Social change work is hard and frustrating and wonderful and terrible; it is also, at times, funny, quirky and just plain fascinating. With this blog we hope to capture all that goes into what we do at Capital Good Fund, and we invite you to join the conversation!

Monday, January 6, 2014

The Mental Stress of Fewer Options

My Experience
The summer before college I found a job babysitting that would earn me enough to cover my first year books and possibly leave some left over for some fun college activities.  The job was in Newport, about 45 minutes (on a good day) from my house.  Rather than waste money on gas, I decided to take the bus every day.  One summer morning, I went to my usual stop, walking just over a mile to get there.  I saw the bus coming down the street and stepped forward with my change in-hand.  I was standing in plain sight, right under the bus sign but that bus didn’t even slow down.  I even saw a few people point at me as I waved my arms in an attempt to get the attention of the driver, but no luck.
So here I was, standing alone on the side of the road.  I frantically worked my way through my options: There were still 45 minutes until the next bus, which would make me late for my new job; I could call a cab, but that would cost me more than I earned that day at least and who knows how long it would take them to get me.  I could ask a friend but who would be able and willing to drive 1.5 hours round trip?  Luckily, I had access to my parent’s car.  I just had to ask them and I was able to use it for the day.  But what if that Hadn’t been an option?  What If I had needed to go with one of those first 3 options?  I would have either been late, paid an outrageous fee or missed the day completely.  Besides the monetary outcomes of these undesirable choices, I also felt hopeless.  A feeling of panic that I couldn’t control my own circumstances and didn’t know what decision to make.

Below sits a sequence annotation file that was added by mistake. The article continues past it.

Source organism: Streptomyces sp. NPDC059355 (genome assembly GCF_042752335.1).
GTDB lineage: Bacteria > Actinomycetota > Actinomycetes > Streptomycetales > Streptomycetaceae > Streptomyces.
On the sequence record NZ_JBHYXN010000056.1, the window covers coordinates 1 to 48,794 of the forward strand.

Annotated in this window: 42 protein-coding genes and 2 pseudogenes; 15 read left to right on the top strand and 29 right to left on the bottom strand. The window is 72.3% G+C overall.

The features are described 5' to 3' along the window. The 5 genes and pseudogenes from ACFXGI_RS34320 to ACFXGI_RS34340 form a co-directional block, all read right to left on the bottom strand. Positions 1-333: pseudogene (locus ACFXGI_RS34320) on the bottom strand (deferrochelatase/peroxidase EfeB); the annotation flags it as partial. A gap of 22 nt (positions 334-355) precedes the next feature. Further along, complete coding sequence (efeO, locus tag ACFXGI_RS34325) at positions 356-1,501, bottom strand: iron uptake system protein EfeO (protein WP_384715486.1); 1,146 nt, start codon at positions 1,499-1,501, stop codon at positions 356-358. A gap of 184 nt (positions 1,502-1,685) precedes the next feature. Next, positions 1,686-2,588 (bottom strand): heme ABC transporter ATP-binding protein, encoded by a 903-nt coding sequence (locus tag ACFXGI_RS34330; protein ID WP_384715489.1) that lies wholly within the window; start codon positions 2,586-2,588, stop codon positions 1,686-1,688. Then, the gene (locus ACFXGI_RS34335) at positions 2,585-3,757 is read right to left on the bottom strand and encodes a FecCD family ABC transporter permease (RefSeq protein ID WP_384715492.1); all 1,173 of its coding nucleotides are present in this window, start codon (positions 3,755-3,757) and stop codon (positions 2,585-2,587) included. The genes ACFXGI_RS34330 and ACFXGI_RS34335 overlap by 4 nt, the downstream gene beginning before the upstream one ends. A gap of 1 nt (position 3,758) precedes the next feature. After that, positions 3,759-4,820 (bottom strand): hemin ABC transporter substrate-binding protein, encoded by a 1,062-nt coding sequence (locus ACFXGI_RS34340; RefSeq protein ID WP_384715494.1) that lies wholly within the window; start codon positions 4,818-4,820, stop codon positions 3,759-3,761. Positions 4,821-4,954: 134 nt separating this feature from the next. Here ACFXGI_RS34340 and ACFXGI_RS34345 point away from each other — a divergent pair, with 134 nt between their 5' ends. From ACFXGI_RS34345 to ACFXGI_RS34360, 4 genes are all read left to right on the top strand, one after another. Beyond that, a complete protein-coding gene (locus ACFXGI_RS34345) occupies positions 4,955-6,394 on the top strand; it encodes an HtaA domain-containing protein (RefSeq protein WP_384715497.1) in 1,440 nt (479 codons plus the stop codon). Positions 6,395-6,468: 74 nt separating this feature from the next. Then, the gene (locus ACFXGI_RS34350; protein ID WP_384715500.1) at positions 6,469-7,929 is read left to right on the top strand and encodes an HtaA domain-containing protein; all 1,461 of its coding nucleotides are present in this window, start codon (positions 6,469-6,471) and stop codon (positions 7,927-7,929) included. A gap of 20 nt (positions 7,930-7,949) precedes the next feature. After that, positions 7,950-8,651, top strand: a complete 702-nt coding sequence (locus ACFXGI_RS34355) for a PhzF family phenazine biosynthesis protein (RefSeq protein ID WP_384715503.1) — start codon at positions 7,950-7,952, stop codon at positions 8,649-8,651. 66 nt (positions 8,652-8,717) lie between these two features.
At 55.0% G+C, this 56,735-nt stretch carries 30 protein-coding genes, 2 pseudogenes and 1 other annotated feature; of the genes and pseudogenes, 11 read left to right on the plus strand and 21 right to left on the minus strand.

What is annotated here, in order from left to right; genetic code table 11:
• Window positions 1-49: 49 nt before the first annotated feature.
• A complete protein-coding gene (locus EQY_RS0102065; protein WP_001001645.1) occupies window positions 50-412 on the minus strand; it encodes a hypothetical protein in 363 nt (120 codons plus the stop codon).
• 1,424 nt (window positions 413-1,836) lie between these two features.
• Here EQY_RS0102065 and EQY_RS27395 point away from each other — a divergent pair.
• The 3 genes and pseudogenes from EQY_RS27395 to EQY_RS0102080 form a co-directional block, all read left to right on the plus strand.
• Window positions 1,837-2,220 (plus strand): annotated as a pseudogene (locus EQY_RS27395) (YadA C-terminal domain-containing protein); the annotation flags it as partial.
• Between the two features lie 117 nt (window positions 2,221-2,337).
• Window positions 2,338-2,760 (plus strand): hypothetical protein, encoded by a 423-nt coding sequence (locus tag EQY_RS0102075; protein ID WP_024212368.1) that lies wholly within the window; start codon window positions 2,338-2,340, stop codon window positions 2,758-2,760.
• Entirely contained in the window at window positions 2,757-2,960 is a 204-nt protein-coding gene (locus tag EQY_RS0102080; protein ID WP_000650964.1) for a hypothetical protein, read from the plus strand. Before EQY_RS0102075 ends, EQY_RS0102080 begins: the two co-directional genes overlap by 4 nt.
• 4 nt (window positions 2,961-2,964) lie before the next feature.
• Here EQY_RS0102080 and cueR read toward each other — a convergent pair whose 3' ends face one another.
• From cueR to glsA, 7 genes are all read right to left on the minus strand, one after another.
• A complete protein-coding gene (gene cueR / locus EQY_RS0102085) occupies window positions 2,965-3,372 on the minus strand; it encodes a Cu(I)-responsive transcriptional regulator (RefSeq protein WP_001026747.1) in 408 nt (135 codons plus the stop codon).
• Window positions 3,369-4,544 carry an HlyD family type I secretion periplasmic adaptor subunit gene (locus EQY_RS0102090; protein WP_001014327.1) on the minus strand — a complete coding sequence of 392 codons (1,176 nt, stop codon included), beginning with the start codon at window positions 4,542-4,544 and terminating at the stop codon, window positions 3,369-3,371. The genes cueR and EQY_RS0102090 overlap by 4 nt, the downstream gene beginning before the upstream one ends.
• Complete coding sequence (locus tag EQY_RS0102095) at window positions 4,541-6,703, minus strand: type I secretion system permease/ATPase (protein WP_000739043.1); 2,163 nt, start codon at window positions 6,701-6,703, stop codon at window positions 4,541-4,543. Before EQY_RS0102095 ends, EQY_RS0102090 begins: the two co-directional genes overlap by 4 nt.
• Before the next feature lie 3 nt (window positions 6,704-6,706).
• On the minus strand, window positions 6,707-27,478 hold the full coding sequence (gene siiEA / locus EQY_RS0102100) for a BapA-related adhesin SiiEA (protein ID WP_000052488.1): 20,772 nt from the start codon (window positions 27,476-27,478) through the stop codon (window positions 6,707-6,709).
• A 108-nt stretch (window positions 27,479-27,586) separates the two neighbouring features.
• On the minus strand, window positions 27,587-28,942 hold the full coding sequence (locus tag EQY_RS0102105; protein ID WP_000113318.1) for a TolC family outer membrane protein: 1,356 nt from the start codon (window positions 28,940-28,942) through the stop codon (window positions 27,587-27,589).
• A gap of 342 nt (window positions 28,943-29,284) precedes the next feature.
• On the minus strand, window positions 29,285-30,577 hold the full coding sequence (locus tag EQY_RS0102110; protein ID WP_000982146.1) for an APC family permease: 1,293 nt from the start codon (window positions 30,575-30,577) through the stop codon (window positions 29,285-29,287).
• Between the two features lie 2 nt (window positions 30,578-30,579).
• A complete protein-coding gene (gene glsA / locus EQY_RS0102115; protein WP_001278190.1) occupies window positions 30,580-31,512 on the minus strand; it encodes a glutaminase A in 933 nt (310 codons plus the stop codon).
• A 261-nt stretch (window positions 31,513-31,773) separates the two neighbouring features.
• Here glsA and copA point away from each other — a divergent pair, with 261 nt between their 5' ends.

Decision Making at Capital Good Fund
After being at Capital Good Fund for 4 years, I see many of our clients deal with the stress of decision making on a regular basis.  Decisions around transportation, food security, work, education and the best for their families.  Recent research has indicated that the mental stress of the decision making process can lead to poorer decisions and a less productive day.  A recent New York Times article points to this issue as a reason many people in poverty make what others may consider to be bad decisions.  

It is easy to overlook my incident and consider small decisions as isolated, manageable cases.  But the research is there and the fact is that those incidents add up quickly and reduce the efficiency of our thought processes.  At Capital Good Fund, our goal is to help people achieve financial stability so that some of the decisions they need to make for their family become clearer.  To get help our clients become financially stable our coaches create budgets and debt management plans, to make the path clear; we try to connect qualified individuals to public programs like food stamps which allow for food security; we promote access to affordable healthcare that could prevent the decision between proper health care and dinner on the table.  By preparing for basic needs, we can help eliminate the most stressful of decisions for families that are overwhelmed with serious daily choices.  

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